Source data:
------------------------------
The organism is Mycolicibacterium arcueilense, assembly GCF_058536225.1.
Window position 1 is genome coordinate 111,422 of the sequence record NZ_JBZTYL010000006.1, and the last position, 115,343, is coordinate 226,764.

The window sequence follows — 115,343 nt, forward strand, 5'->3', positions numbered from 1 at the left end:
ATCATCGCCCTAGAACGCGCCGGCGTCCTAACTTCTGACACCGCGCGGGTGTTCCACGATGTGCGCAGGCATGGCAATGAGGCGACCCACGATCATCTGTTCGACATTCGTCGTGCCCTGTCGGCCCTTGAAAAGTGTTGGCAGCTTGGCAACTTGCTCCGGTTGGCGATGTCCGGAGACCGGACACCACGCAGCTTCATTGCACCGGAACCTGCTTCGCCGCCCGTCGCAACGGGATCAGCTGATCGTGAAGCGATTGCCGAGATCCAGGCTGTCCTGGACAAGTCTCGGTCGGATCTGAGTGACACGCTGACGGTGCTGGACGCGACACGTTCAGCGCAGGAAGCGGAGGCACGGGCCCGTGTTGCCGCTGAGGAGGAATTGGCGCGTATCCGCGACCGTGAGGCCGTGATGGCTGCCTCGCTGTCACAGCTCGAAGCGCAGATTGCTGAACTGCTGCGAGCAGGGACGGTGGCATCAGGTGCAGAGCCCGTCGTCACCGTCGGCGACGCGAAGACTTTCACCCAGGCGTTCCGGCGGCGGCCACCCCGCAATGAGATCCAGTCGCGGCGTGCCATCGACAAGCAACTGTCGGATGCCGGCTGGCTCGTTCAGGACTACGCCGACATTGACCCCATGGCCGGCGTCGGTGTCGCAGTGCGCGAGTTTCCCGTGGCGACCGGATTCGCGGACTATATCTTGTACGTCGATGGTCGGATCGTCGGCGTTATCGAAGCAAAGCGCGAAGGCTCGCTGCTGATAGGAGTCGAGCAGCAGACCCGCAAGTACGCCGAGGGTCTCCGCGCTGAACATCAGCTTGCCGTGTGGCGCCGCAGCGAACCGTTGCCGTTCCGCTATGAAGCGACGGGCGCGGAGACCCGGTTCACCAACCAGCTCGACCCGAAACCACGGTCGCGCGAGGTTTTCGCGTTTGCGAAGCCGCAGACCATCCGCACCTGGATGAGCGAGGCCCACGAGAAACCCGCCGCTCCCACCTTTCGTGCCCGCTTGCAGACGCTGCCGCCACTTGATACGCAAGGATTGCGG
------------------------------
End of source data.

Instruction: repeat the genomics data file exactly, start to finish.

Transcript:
The organism is Mycolicibacterium arcueilense, assembly GCF_058536225.1.
Window position 1 is genome coordinate 111,422 of the sequence record NZ_JBZTYL010000006.1, and the last position, 115,343, is coordinate 226,764.

The window sequence follows — 115,343 nt, forward strand, 5'->3', positions numbered from 1 at the left end:
ATCATCGCCCTAGAACGCGCCGGCGTCCTAACTTCTGACACCGCGCGGGTGTTCCACGATGTGCGCAGGCATGGCAATGAGGCGACCCACGATCATCTGTTCGACATTCGTCGTGCCCTGTCGGCCCTTGAAAAGTGTTGGCAGCTTGGCAACTTGCTCCGGTTGGCGATGTCCGGAGACCGGACACCACGCAGCTTCATTGCACCGGAACCTGCTTCGCCGCCCGTCGCAACGGGATCAGCTGATCGTGAAGCGATTGCCGAGATCCAGGCTGTCCTGGACAAGTCTCGGTCGGATCTGAGTGACACGCTGACGGTGCTGGACGCGACACGTTCAGCGCAGGAAGCGGAGGCACGGGCCCGTGTTGCCGCTGAGGAGGAATTGGCGCGTATCCGCGACCGTGAGGCCGTGATGGCTGCCTCGCTGTCACAGCTCGAAGCGCAGATTGCTGAACTGCTGCGAGCAGGGACGGTGGCATCAGGTGCAGAGCCCGTCGTCACCGTCGGCGACGCGAAGACTTTCACCCAGGCGTTCCGGCGGCGGCCACCCCGCAATGAGATCCAGTCGCGGCGTGCCATCGACAAGCAACTGTCGGATGCCGGCTGGCTCGTTCAGGACTACGCCGACATTGACCCCATGGCCGGCGTCGGTGTCGCAGTGCGCGAGTTTCCCGTGGCGACCGGATTCGCGGACTATATCTTGTACGTCGATGGTCGGATCGTCGGCGTTATCGAAGCAAAGCGCGAAGGCTCGCTGCTGATAGGAGTCGAGCAGCAGACCCGCAAGTACGCCGAGGGTCTCCGCGCTGAACATCAGCTTGCCGTGTGGCGCCGCAGCGAACCGTTGCCGTTCCGCTATGAAGCGACGGGCGCGGAGACCCGGTTCACCAACCAGCTCGACCCGAAACCACGGTCGCGCGAGGTTTTCGCGTTTGCGAAGCCGCAGACCATCCGCACCTGGATGAGCGAGGCCCACGAGAAACCCGCCGCTCCCACCTTTCGTGCCCGCTTGCAGACGCTGCCGCCACTTGATACGCAAGGATTGCGG